The Four Welding positions
Welding is a very broad topic as there are several welding types out there. Having an outlook on welding positions you are expected to already have knowledge of welding operation.
Welding positions are the posture at which a welder must utilize toward the workpiece to be welded. Due to gravity, welding positions affects the flow of the molten electrode to the workpiece. For a good weld to be achieved, a welder is expected to have knowledge of various welding positions that will suit a specific operation.
Today I will be discussing the four basic types of welding positions which are expected to be carried out at a certain position of a welder.
Types of welding positions
The common type of weld performed in the fabrication world is Fillet and groove weld. These two welds can be obtained with the four basic welding positions which include: flat, horizontal, vertical, and overhead. Take your time to understand the explanation!
Flat position (1G and 1F)
Flat welding position is very easy to perform and it can be learnt within a short period of time. It is also known as down-hand position as it involves welding on the top side of the joint. The molten metal is drawn down into the joint, making a fast and easy welding process. number 1 is used to represent flat welding, indicating the first method and the G and F represent groove and fillet weld.
Horizontal position (2G and 2F)
The horizontal welding position is a little more difficult when compared to the flat welding position. A welder is expected to practice and perfect the position before performing it.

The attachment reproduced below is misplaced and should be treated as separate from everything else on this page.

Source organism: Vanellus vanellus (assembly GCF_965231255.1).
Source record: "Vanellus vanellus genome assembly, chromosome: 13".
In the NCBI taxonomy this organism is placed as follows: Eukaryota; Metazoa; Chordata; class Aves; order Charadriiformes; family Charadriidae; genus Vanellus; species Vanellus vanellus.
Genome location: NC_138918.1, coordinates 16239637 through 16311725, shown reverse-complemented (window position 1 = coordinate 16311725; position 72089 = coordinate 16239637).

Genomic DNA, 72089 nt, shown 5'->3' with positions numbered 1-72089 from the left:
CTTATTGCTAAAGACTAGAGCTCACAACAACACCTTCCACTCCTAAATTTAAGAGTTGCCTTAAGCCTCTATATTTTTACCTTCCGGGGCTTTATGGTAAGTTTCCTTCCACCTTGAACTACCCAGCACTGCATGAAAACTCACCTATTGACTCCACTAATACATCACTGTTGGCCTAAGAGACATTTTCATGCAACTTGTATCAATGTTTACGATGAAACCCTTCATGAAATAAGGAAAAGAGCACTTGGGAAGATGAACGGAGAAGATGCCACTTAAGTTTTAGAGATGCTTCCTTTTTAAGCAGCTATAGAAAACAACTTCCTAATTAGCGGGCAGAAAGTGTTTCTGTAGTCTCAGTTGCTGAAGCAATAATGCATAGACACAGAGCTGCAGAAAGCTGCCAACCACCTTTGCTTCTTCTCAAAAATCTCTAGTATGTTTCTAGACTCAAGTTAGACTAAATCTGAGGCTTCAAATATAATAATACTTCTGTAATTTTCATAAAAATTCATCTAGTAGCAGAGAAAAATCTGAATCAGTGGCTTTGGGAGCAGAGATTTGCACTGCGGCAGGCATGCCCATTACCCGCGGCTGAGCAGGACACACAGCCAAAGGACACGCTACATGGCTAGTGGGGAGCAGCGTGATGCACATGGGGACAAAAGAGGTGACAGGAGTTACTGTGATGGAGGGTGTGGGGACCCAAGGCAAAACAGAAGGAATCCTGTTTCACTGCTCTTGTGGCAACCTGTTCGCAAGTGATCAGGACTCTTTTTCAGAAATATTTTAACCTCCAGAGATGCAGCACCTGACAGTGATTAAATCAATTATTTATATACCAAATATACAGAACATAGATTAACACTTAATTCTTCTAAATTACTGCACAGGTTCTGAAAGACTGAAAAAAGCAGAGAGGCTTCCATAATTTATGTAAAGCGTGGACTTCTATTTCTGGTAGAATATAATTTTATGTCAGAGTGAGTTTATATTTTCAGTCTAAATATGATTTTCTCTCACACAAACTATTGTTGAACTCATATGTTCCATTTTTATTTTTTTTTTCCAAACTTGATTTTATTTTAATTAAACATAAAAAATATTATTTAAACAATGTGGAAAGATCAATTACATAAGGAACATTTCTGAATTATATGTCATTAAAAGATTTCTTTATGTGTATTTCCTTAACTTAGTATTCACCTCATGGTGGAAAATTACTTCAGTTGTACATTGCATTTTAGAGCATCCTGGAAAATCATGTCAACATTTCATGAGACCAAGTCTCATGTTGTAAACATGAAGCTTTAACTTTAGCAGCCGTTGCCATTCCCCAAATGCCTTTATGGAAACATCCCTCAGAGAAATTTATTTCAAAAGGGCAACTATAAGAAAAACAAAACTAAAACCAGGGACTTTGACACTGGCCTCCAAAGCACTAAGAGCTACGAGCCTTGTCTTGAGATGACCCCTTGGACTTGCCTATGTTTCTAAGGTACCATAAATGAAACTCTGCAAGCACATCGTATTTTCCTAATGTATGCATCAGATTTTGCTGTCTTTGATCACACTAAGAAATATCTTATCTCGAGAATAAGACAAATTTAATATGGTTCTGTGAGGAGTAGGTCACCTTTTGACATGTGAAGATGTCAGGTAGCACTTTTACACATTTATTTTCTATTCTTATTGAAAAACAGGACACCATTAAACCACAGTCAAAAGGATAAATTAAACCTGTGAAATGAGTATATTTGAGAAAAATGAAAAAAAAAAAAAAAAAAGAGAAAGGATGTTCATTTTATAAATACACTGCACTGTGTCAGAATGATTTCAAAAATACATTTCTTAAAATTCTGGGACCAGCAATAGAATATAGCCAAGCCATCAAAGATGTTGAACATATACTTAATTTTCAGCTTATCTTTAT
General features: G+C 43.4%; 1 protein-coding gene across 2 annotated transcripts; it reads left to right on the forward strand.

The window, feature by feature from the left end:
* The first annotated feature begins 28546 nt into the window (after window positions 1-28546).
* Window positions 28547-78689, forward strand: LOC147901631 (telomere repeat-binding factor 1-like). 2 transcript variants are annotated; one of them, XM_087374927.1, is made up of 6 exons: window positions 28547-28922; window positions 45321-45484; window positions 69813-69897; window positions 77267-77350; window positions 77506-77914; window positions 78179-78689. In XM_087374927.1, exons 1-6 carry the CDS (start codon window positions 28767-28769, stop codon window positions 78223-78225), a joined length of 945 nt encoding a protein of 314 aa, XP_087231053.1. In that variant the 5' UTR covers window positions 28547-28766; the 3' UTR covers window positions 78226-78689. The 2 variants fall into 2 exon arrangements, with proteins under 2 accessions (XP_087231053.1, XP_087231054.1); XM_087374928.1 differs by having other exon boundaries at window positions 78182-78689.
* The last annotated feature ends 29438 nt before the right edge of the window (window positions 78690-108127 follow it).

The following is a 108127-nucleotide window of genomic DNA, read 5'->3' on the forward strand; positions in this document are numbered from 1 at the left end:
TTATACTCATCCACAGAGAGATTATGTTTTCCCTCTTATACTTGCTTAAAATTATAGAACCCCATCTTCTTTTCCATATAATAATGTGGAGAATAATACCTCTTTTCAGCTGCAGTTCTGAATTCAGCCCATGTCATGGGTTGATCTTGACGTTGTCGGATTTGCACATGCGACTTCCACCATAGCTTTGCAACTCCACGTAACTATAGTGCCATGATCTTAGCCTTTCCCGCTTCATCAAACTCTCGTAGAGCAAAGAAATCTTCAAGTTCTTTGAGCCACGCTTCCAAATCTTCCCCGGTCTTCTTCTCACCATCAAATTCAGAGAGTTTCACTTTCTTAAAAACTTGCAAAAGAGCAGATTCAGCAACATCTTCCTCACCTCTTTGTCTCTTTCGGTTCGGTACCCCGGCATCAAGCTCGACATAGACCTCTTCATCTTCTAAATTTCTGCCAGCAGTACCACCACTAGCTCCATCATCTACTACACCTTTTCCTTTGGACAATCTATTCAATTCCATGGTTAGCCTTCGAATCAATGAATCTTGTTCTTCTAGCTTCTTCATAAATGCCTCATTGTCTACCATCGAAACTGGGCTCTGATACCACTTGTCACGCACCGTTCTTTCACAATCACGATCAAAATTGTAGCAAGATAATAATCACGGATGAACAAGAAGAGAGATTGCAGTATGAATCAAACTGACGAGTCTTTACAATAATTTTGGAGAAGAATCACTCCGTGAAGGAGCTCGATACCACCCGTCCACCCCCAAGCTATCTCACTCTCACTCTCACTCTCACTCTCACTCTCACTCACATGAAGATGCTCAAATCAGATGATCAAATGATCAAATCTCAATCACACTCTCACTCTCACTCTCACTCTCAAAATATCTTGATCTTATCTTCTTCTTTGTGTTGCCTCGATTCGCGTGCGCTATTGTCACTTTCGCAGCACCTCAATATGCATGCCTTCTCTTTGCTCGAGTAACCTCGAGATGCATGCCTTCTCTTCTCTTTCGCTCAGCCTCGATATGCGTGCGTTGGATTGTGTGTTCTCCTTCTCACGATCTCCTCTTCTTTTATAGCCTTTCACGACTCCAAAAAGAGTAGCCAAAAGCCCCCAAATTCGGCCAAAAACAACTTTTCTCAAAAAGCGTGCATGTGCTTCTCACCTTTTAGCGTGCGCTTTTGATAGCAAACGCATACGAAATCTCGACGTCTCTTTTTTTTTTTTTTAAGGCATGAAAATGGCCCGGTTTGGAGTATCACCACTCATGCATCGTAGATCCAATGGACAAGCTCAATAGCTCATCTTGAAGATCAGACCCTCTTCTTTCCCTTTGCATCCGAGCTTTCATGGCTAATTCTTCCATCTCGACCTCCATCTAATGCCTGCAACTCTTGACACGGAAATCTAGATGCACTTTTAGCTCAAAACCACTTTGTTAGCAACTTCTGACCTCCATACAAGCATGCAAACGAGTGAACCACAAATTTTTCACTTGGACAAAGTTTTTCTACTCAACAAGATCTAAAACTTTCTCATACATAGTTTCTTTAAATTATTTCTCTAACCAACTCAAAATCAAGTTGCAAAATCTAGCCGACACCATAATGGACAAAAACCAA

2G which is a groove weld is done by placing the weld axis in a horizontal plane or approximately horizontal. The face of the joint should be in an approximately vertical plane.
And of the fillet welding position which is 2G. the welding is done on the upper side of the surfaces which is approximately horizontal that lies against a surface that is approximately vertical. The welding torch is usually held at a 45-degree angle.
Vertical position (3F and 3G)
In the vertical welding position, the plate and the weld lie vertically or almost vertically. Force of gravity pushes the molten metal downward and having a tendency to it pile up. In another word, either upward or downhill vertical position can be implied.
In the upward vertical position, the flame is positioned upward, hold at a 45-degree angle to the plate. This will be achieved if the welder uses the metal from the lower parts of the workpiece to weld against the force of gravity. Whilst the downhill, the metal from the upper parts and the electric arc’s kinetic force are used.
The 3F and 3G are the vertical fillets and vertical groove positions.
This is the fourth welding position. It is performed form the underside of the joint area. Overhead welding position is the most complicated and difficult position. In this position the metal is deposited to the joint tends to sag on the plate, resulting in a bead with a higher crown. This can be prevented by applying small molten puddle to the joint. And if the weld puddle is too large, the flame should take off for some moment in order to make the molten metal to cool.
I hope you found this post interesting and you’ve attained knowledge. If so, you can freely give your point in our comment section and please share with other students. Thanks!